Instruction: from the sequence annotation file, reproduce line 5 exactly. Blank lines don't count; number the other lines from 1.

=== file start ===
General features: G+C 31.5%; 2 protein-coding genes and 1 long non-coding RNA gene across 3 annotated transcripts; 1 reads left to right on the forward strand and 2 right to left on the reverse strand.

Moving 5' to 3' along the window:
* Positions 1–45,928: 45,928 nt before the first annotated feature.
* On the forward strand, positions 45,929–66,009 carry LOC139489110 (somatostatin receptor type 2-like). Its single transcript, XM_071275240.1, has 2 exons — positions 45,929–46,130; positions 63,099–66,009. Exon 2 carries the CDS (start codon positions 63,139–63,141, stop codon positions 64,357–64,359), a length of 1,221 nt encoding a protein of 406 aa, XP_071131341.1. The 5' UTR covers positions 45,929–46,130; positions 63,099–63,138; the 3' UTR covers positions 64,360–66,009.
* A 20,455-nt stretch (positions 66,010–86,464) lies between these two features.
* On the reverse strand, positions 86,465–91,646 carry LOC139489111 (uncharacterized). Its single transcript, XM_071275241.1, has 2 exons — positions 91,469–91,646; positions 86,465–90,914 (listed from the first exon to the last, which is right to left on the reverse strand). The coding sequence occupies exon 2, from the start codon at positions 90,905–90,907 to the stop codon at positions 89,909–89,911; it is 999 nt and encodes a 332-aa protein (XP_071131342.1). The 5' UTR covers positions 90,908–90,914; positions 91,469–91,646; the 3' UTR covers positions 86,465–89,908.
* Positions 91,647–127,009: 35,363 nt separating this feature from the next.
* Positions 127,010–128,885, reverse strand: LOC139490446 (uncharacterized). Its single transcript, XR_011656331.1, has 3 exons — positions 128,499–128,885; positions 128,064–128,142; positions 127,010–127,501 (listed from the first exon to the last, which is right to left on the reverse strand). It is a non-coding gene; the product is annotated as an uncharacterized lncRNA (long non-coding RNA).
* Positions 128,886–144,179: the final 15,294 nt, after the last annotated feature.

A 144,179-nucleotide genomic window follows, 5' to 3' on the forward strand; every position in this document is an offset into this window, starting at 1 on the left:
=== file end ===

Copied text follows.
* A 20,455-nt stretch (positions 66,010–86,464) lies between these two features.